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Newspaper Archive of
The Preston County Journal
Kingwood, West Virginia
September 14, 2011     The Preston County Journal
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September 14, 2011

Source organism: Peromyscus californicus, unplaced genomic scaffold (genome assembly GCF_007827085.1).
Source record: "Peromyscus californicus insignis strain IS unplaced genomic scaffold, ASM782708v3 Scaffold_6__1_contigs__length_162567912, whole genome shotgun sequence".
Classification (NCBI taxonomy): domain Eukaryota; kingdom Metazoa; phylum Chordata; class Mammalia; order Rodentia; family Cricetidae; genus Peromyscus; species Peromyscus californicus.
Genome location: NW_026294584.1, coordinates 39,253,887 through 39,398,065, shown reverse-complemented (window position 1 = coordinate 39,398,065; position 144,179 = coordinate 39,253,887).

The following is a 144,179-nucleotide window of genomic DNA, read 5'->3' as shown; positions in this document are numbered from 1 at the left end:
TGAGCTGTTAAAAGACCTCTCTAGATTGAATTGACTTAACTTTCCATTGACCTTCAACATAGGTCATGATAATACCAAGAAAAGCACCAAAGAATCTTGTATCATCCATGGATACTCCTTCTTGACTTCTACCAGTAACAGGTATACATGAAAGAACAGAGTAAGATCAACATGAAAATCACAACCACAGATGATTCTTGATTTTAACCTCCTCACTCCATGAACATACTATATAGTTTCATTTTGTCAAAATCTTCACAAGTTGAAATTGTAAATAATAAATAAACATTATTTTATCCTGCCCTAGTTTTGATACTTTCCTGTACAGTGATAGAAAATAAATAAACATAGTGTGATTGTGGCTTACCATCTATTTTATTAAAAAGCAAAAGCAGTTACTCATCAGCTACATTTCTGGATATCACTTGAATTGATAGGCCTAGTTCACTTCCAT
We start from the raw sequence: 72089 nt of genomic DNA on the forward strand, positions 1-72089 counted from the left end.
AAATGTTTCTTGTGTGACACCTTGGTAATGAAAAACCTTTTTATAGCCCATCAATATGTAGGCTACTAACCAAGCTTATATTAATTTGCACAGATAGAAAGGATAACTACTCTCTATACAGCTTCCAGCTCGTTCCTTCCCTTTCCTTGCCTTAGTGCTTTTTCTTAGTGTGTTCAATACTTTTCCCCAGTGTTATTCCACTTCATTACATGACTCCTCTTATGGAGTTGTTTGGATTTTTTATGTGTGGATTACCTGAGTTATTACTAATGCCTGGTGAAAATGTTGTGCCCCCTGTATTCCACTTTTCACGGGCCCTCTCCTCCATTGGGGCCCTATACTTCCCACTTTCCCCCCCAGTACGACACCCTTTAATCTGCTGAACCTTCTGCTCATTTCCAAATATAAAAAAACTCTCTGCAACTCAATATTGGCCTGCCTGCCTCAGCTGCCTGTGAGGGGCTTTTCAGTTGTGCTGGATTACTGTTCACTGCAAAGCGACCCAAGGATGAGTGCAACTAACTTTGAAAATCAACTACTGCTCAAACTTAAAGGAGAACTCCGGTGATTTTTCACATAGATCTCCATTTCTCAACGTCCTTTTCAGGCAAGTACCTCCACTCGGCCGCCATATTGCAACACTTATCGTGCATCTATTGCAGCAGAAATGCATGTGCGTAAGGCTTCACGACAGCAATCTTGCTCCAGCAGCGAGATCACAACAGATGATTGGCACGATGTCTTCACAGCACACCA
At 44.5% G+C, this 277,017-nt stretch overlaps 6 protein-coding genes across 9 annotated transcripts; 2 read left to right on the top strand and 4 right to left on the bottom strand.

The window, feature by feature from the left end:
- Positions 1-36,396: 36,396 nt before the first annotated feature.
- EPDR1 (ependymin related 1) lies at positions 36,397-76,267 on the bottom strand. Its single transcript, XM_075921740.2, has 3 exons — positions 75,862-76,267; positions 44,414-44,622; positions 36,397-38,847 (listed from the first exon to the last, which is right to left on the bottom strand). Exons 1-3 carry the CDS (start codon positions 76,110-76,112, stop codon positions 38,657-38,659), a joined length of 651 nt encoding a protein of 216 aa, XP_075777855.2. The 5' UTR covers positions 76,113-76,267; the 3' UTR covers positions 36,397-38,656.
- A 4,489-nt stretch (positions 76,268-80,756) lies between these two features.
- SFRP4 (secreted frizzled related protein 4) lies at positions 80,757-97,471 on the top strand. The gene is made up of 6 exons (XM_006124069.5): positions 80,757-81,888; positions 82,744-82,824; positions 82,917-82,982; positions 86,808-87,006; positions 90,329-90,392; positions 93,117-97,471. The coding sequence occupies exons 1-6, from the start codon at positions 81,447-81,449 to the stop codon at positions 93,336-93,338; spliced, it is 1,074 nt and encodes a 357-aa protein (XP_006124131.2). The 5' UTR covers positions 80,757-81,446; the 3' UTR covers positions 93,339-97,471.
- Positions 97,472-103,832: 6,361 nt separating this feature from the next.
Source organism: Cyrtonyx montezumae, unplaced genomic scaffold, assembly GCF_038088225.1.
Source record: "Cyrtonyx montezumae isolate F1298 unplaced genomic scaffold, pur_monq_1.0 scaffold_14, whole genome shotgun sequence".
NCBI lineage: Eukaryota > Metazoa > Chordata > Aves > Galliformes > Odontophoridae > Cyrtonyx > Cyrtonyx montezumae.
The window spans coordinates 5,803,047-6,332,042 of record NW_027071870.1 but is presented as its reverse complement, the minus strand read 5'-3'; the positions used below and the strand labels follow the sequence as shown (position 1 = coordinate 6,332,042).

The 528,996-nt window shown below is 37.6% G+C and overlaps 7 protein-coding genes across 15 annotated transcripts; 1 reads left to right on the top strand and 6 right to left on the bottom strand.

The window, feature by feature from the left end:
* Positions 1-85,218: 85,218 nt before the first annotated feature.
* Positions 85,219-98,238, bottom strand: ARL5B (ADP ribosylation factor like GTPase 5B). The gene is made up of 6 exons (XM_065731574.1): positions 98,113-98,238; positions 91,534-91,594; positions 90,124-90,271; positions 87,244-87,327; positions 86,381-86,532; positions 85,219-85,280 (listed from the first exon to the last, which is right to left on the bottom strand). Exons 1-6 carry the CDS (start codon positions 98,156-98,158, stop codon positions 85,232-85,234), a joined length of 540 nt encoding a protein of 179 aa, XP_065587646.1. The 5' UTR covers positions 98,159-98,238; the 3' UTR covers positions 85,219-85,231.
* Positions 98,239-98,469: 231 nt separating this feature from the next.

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r -=- ..... INDIAN NAMES for Streams in Western Virginia Part 4 by Clyde Cale Jr. Potomac River When Captain John Smith ex- plored the Chesa- peake Bay area in 1608, he entered the mouth of this great river. Learning more about it from the Indians, Smith published a map in London in 1612 showing the north and south branches in a very rough and imperfect out- line. The part of the fiver east of the Blue Ridge was known to the Indians as the Qui-o-riough, meaning is unknown. The Potomac Tribe of the Eastern Sioux had settled here. Westward of these mountains, the area was given the name Po- to-mac, which means "Place of the burning pine". Forest "fires were very common and often swept the pine clad hills around the upper tributaries of this riv- er. Other meanings are "they are coming by water", or "some- thing brought". The location of the river made it a hub for trad- ing between neighboring tribes, hence, "A place where good are brought in". It is believed that the early settlers may have called it the Elizabeth River, Maryland River and Red River. Other spellings are Pataromer- kes, Pataromerke, Patawom- ecke, Pattawomeck, Potowo- meek, Patawomeke, Patomek, Patowmack, Patowmeck, and Potowmack. It is spelled on some early maps as Pe-tow- mack". Sandy Creek This stream begins in the east- ern part of Jackson County, en- tering the Ohio River at Raven- swood. The Indians knew it as mol-chu-con-ci-kon. Shawnee Run an-doah, which means "River of the stars", a name that truly describes the beautiful reflec- tion it receives from the stars of heaven. Other meanings are "River flowing alongside of hills", "Spruce Stream", "Great Plains", "River through the spruces" and "Beautiful Daugh- ter of the stars". Also on some.early maps it has been spelled, Shan-e-dore, Schinhandowi, Cinnandoa, Sherrendo, Shanandoa, Shanan- dore, Shannandoa, Shenan- doa, Shenandoe, Shenando and Shan-e-Dore. Shenango Creek A Small tributary of Fish- ing Creek in Green District of Wetzel County. The name is an importation from the Seneca In- dian dialect, in which ochenan- go or otsinango signifies "large bull thistles". Chenango is a well-known place-name in NY State. In the Ohio Valley three distinct villages once bore this name. Some old spellings of the name are Chenang, Cheningo, Ctieningue, Ochenang, Zeninge, etc". There is a Chenango Vally and a Shenang0 in PA. South Branch of Potomac River A beautiful river known by the Indians as wap-po-tom-i-ca or wap-po-co-mo, which means "River of Wild Geese". This river begins in Hightown, Highland County, Virginia, and flows northeastward across the eastern panhandle of WV where it joins with the North Branch near Green Spring, WV, to form the Potomac. One source says that "wap" is an Algon- quin word meaning "white" or "white ground", possibly refer- ring to the snow-covered slopes where the stream has its begin- nings. This small stream is a tribu-.;..Other, spellings are Wapotomi- tary of Mckim Creek in Pleas- ka, Wappocomma, Wapocomo, ants County. In the Algonquian language, the word "Shawano- gi" means "Southerners". The Shawnee had originally been a southern tribe but migrated north as the Indian tribes were pushed further west and north- west by the swarms of white immigrants taking over their lands. The whites spelled it as "Shawanoc's" or "Shawnees". Other spelling are Sawaro, Sha- wanD, south or southerner. Christopher Gist, in the fall of 1750, on an exploration trip named the chief village of the Shawnees "Shannoah Town". Shenandoah River This beautiful fiver drains the fertile Slenandoih Valley and unites with the Potomac at Harper's Ferry. Governor Spott- swood and a party of men de- scended the Potomac from the top of the Blue Ridge Moun- tains in 1716. He bestowed upon it the name of Euphrates, fortunately the name didn't stick. The Indian name was Shen- Wapwapacoma, Wappacoma and Wappacomo. It also had the nickname of "Buzzard River". Suiago Creek A tributary of the Greenbrier River in Pocahontas County. Swago is a word of Indian ori- gin coming from the Seneca In- dians name "oswego", os-swe- go and os-gh-waLjee which means to "flow out" or "small water flowing into that which is large". This stream is located along the Seneca trail and evidence proves that the area was fre- quented by the early Indians because of the large amounts of artifacts and mounds found there. Tuckahoe Run This is an Algonquin Indian word meaning "It is round", which is a corruption of the word Ptuckweoo. The word tuckahoe refers to bread, bread substitutes or plants from which bread could be made. These Indians used many aquatic and bog plants having tubers rich in starch for such purposes. These tubers were cooked in pits for 24 hours before be- ing eaten. This group of plants were called tuckahoe. Included in the diet were puff balls and other fungi. So tuckahoe basi- cally means "backwards" or "falksy people". Subsisting on underground roots, tubers and mushrooms. Another meaning in Algonquin means, "deer are shy". Tuscarora Creek A tributary of the Mononcacay River in Frederick County, MD, this stream flows through Mar- tinsburg, WV. The word Tuscarora comes from a branch of the Iroquois Tribe. The Tuscarora or "hemp gatherers", were originally from the Carolina's but were eventu- ally forced to move north by the encroachment of the white settlers. Once they arrived in the NY area, they asked and were eventually given permis- sion to join the "League of the Iroquois", becoming the sixth tribe. The Indian spelling is skur u re, which means "Indian Hemp". Another name given to these people was, "Shirt wear- ing people", because they ad- opted wearing the white man's shirts at, an early date. Also, the name has been spelled "Tusca- rorah". Tug River The Tug River is the North Fork or branch of the Big Sandy River and once bore the name of "to-te-ry" or "To-ter-as". This name and its Indian mean- ing were lost long ago. The Tug River serves for any miles as the boundary line between WV and KY. The Big Sandy Expedition of 1756 consisted of a body of troops sent to destroy the Shaw- nee villages along the Ohio Riv- er. During the "French and In- dian War", the Shawnees were in alliance with the French. 350 tops under the leadership of Major Andrew Lewis met at Fort Frederick on the New Riv- er, and in the middle of winter, marched westward and reached the Tug River at the mouth of Dry FOrk. Placing their sup- plies in canoes, the men pre- pared to descend the river. Soon they entered the rapids known as "Roughs of Tug", and the oarsmen battled the rushing icy waters for three days. It was tug; tug, tug all day long with the oars until some of the men, often called tuggers, nearly lost their lives and did lose the ca- noes and all the army supplies. IIAII Classified Advertisements II II cAsH WITH ORDER II II -LINE ADS- II |1 NO ads taken for Jess than II 1152 per insertion. Count phone II II number as one word. II II RATES- Each Insertion II II lo Per Word II II DISPLAY CLASSIFIED II II Per Column Inch II II 1 tO 5 inch ad- $5.00 II II Over 5 inch ad- $4.50 II II The Preston County Journal II II assumes no financial II II responsibility for typographical II II errors in advertisements, but will II Ieprint that part of the advertisementll , in which the error occurs. )1 _ Phone 329-0090 J Wednesday, September 14, 20"1 "1-Kingwood, WV-PRESTON COUNTY JOURNAL-5 They mad elite time on the trip and once all provisions and sup- plies were lost, they disbanded, marched off by companies and returned home. Captain Wil- liam Preston and Thomas Mor- ton, both on the expedition, kept journals of daily incidents. Records of the expedition have been preserved in Sparks "Writ- ings of Washington" and the "Dinwiddle Papers". The men engaged in the expedition nev- er forgot the river where they "tugged" at the oars so long, and so it became known as the Tug River. Another theory states that it was named by the soldiers of the Indian wars when their supplies of food became so scant they were forced to eat their buffalo thongs and tugs-or strappings. Known as the "East Fork" on some early maps. Wheeling Creek Wheeling Creek retains its Delaware Indian name in which we have the word "weel", which means human head and the word "ung", "a place", com- bined they mean "Place of the Head". This is where a white prisoner was killed, his head cut off, and placed on a pole to warn others not to trespass on this ground. It has been said that the word head in Indian has also been spelled "while", and on the head is spelled "wih-link". The Dela- ware used the word "while", while the Shawnee spelled it "weelekeh or weeseh". Anoth- er authority suggests the word "whiling", which means at the head of the river. Captain de Celoron, Com- mandant of a French expedition which burned the leaden plates along the Ohio in 1749, called this river the "Riviere Kanon- onara". It was also called Scalp Creek. Early map spellings, "Ran- on-ou-a-ra", "welling C", and "Wheeling Creek". Youghiogheny River A tiny branch of this river flows through Preston County then into Garrett County, MD. The most common definition is a "stream flowing in a contrary direction", "a circuitous course" or "flowing in opposite direc- tions". It is one of the few rivers in the U.S. that flows directly north. One write believes the name refers to three main prongs and the main river. Yiough meaning "four", and hanna 'river'. Oth- ers believe it meant 'fourlands (stream), or it flows with a mud- dy stream'. Another tradition is that the Youghiogheny is an Indian word signifying "Dare Devil Stream", and was given to the river on account of its rough- ness before it breaks through Laurel Hill. Two traditions that are hard to believe, are listed below. Two Indians were fighting on the banks of the river and fell in. One held the others head under water until he though his enemy was dead. Once he released his gripe, he yelled in a laughing manner "Yough! Yough!", and the believed to be dead Indian, renewed the fight. Later the tide of battle changed in the opposite direction and the once defeated Indian, ilea and scalped his enemy and dragged the body to shore where he ex- claimed, "You will Yough again will you?" The other tradition states that on the banks of the river a white man encountered an In- dian and each hid behind a tree. The white man placed his hat on his ramrod and stuck it out. The Indian fired at the hat and saw it fall, (an old Lewis Wetzel trick), thinking he had killed his enemy, he rushed from behind the tree to scalp the white mane. He let out a "Yough! Yough!" thinking he had won. Ashe ap- p.roached he was shot and killed by the white hunter, who re- plied "You will youth again, will you?" From thi it is said the white man gave the name Youghiogheny to the river. Early map spellings, "Yoc-hio- ge-ni-river," "yaw-yaw-ga-ney" and "yo-ho-ga-my". Russell Errett in his story on "Indian Geographical Names", magazine of Western History, Volume l l, No 2, July, 1885, States the following about the Youghiogheny River. The name of Youghiogheny seems rough and harsh, and its pronunciation is a stumbling block to all beginners. Heck- ewelder gives. Yoxio-gani as a variant reading and it certainly is easier mastered than the other form. He gives the Indian term as Juh-wiak-hanne, the hin, yup having the force of chin loch. Changing the j to y we get the Indian pronunciation as loch which is duplicated in yough, the ouin German being equal to our double o, or oo. This has been corrupted into laugh or each and fiver is now called the yough for short. The of having the sound of the same letters in "bought". The mean- ing given as a "stream running a contrary or crooked course", which from its extreme crook- edness, is characteristic of it. We Finance: Small & large tracts of land with no acreage limits Mortgage refinancing Recreation property Outbuildings and barns 00FARM CREDIT Country 000rtga0q 304-789-2481 It I Dancing pm -, Toss 2:00 pm 16 Contest 3:00 pm MIlD pill Smith wunv. alpinelake, com 800-752-7179